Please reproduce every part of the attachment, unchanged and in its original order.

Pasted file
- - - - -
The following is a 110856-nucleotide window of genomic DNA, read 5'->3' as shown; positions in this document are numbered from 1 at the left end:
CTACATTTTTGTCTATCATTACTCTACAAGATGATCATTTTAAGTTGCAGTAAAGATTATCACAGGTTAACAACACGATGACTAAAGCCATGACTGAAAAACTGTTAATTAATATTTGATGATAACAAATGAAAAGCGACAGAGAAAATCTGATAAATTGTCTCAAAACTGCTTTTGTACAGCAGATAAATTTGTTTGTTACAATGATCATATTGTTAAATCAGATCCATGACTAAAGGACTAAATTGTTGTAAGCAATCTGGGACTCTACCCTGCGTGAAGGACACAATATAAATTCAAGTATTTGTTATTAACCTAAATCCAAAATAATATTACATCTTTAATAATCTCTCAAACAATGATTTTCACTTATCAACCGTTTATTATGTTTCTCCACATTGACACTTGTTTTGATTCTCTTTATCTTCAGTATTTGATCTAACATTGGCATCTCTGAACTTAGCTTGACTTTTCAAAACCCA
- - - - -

The following is a 110856-nucleotide window of genomic DNA, read 5'->3' as shown; positions in this document are numbered from 1 at the left end:
CTACATTTTTGTCTATCATTACTCTACAAGATGATCATTTTAAGTTGCAGTAAAGATTATCACAGGTTAACAACACGATGACTAAAGCCATGACTGAAAAACTGTTAATTAATATTTGATGATAACAAATGAAAAGCGACAGAGAAAATCTGATAAATTGTCTCAAAACTGCTTTTGTACAGCAGATAAATTTGTTTGTTACAATGATCATATTGTTAAATCAGATCCATGACTAAAGGACTAAATTGTTGTAAGCAATCTGGGACTCTACCCTGCGTGAAGGACACAATATAAATTCAAGTATTTGTTATTAACCTAAATCCAAAATAATATTACATCTTTAATAATCTCTCAAACAATGATTTTCACTTATCAACCGTTTATTATGTTTCTCCACATTGACACTTGTTTTGATTCTCTTTATCTTCAGTATTTGATCTAACATTGGCATCTCTGAACTTAGCTTGACTTTTCAAAACCCA